Thethe for years. The project began as a pair of Itanium-based clusters at the National Center for Supercomputing Applications and San Diego Supercomputing Center, but expanded to include the Pittsburgh Supercomputing Center and several other sites.
Of the new funding, $48 million will go to an effort led by the University of Chicago to build the overall system, integrate software, run operations and coordinate user support, the federal funding agency said on Wednesday. The remaining $100 million will fund operations and support at eight other sites involved in TeraGrid.
About 1,000 scientists have used the TeraGrid directly so far, a number the organization predicts will increase to at least 3,000 by 2009. Research projects on the system include studying brain mechanisms, storm forecasting, diagnosing diseases, predicting earthquake effects, planning groundwater decontamination projects and studying the "dark energy" involved in the expansion of the universe.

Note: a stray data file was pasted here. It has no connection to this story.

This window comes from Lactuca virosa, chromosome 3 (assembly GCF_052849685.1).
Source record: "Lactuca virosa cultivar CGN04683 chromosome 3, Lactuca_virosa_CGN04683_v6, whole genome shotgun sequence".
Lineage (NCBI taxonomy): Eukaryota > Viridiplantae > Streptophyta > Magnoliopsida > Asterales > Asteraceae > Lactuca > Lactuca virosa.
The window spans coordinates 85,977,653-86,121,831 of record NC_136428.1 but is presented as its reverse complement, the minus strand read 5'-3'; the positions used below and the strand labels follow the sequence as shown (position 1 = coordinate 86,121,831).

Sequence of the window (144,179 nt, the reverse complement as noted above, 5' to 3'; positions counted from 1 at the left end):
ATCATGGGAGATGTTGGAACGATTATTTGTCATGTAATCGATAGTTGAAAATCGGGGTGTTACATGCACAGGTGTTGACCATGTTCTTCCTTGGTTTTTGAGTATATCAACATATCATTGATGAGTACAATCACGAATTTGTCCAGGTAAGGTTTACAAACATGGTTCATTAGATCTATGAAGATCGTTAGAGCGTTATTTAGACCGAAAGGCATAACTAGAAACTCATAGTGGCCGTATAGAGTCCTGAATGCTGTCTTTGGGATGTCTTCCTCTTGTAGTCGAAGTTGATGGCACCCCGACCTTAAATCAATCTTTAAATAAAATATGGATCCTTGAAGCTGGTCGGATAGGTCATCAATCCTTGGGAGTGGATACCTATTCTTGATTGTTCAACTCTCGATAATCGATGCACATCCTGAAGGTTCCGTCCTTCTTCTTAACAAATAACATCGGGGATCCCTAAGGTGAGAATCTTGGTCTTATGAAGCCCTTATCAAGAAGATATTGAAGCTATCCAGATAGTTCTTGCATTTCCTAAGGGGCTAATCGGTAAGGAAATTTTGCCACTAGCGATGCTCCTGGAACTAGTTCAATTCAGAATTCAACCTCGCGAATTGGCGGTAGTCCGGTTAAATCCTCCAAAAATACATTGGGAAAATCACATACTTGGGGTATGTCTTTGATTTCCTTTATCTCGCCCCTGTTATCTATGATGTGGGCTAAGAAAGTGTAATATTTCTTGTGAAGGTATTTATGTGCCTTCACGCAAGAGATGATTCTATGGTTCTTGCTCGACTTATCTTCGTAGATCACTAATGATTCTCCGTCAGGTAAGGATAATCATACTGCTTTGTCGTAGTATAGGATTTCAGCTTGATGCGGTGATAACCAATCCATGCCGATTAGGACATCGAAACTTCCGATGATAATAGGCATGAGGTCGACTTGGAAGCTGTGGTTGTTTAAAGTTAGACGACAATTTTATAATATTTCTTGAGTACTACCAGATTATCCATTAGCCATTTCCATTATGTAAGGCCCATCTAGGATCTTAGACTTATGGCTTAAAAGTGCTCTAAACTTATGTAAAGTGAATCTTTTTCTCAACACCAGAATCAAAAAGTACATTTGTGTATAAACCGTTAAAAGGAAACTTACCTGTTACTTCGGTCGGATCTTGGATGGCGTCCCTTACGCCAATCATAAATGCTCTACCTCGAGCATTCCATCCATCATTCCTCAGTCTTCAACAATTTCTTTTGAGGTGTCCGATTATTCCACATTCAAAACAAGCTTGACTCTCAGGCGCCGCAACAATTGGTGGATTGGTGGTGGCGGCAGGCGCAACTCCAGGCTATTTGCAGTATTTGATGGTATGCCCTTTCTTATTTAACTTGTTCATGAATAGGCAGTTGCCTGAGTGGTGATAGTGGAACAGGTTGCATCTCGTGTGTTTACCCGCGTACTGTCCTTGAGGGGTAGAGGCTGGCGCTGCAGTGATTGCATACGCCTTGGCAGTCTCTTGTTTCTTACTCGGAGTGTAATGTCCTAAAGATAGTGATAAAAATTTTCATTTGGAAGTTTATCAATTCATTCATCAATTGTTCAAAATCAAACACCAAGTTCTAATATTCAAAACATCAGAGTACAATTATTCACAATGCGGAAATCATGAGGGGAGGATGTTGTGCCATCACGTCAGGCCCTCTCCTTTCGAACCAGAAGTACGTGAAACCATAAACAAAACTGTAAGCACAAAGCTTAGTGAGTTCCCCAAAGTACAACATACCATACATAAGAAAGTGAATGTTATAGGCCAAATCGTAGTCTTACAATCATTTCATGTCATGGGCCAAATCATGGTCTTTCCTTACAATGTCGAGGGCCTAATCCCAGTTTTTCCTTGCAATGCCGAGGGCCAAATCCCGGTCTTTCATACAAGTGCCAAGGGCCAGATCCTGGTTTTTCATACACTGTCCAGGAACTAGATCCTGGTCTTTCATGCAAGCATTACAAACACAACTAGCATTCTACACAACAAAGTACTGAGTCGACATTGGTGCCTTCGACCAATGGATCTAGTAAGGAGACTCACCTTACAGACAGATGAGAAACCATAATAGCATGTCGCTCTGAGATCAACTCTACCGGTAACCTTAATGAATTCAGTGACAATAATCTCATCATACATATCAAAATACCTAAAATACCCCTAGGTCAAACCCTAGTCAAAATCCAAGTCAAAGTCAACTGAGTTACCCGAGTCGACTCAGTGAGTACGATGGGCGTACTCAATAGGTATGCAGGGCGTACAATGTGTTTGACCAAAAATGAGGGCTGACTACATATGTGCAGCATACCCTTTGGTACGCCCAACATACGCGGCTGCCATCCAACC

Other sites involved in running the TeraGrid are Indiana University, Oak Ridge National Laboratory, Purdue University, Texas Advanced Computing Center, the University of Chicago and Argonne National Laboratory.